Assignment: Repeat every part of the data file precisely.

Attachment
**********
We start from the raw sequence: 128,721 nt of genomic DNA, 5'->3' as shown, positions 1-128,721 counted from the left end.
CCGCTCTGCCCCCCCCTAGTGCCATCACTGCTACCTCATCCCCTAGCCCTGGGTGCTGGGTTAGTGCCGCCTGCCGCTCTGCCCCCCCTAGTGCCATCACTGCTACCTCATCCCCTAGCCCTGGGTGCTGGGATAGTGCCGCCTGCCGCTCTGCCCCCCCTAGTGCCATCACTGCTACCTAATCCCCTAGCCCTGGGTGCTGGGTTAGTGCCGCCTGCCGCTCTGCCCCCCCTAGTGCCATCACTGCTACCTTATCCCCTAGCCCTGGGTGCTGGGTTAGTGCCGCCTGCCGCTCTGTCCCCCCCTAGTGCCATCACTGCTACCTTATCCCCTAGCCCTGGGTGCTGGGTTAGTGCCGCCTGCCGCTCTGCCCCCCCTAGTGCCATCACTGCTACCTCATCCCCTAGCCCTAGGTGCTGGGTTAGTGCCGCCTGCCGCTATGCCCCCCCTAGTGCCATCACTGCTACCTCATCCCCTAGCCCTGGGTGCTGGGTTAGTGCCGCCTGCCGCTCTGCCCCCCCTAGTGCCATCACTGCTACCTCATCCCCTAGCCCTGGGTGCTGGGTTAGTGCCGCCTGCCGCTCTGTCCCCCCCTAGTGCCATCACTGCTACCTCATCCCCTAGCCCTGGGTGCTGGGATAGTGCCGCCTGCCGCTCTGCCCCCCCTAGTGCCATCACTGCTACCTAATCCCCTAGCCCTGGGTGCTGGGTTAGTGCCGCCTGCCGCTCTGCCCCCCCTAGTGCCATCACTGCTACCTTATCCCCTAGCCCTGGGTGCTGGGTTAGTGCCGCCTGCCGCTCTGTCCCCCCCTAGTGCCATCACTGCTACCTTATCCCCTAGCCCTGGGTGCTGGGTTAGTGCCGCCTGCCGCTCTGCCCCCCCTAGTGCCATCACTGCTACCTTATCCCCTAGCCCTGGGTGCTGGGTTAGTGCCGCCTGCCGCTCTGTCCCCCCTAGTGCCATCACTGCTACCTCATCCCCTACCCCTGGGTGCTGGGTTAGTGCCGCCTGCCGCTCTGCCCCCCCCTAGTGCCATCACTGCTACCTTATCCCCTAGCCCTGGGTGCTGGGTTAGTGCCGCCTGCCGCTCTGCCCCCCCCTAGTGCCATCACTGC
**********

We start from the raw sequence: 128,721 nt of genomic DNA, 5'->3' as shown, positions 1-128,721 counted from the left end.
CCGCTCTGCCCCCCCCTAGTGCCATCACTGCTACCTCATCCCCTAGCCCTGGGTGCTGGGTTAGTGCCGCCTGCCGCTCTGCCCCCCCTAGTGCCATCACTGCTACCTCATCCCCTAGCCCTGGGTGCTGGGATAGTGCCGCCTGCCGCTCTGCCCCCCCTAGTGCCATCACTGCTACCTAATCCCCTAGCCCTGGGTGCTGGGTTAGTGCCGCCTGCCGCTCTGCCCCCCCTAGTGCCATCACTGCTACCTTATCCCCTAGCCCTGGGTGCTGGGTTAGTGCCGCCTGCCGCTCTGTCCCCCCCTAGTGCCATCACTGCTACCTTATCCCCTAGCCCTGGGTGCTGGGTTAGTGCCGCCTGCCGCTCTGCCCCCCCTAGTGCCATCACTGCTACCTCATCCCCTAGCCCTAGGTGCTGGGTTAGTGCCGCCTGCCGCTATGCCCCCCCTAGTGCCATCACTGCTACCTCATCCCCTAGCCCTGGGTGCTGGGTTAGTGCCGCCTGCCGCTCTGCCCCCCCTAGTGCCATCACTGCTACCTCATCCCCTAGCCCTGGGTGCTGGGTTAGTGCCGCCTGCCGCTCTGTCCCCCCCTAGTGCCATCACTGCTACCTCATCCCCTAGCCCTGGGTGCTGGGATAGTGCCGCCTGCCGCTCTGCCCCCCCTAGTGCCATCACTGCTACCTAATCCCCTAGCCCTGGGTGCTGGGTTAGTGCCGCCTGCCGCTCTGCCCCCCCTAGTGCCATCACTGCTACCTTATCCCCTAGCCCTGGGTGCTGGGTTAGTGCCGCCTGCCGCTCTGTCCCCCCCTAGTGCCATCACTGCTACCTTATCCCCTAGCCCTGGGTGCTGGGTTAGTGCCGCCTGCCGCTCTGCCCCCCCTAGTGCCATCACTGCTACCTTATCCCCTAGCCCTGGGTGCTGGGTTAGTGCCGCCTGCCGCTCTGTCCCCCCTAGTGCCATCACTGCTACCTCATCCCCTACCCCTGGGTGCTGGGTTAGTGCCGCCTGCCGCTCTGCCCCCCCCTAGTGCCATCACTGCTACCTTATCCCCTAGCCCTGGGTGCTGGGTTAGTGCCGCCTGCCGCTCTGCCCCCCCCTAGTGCCATCACTGC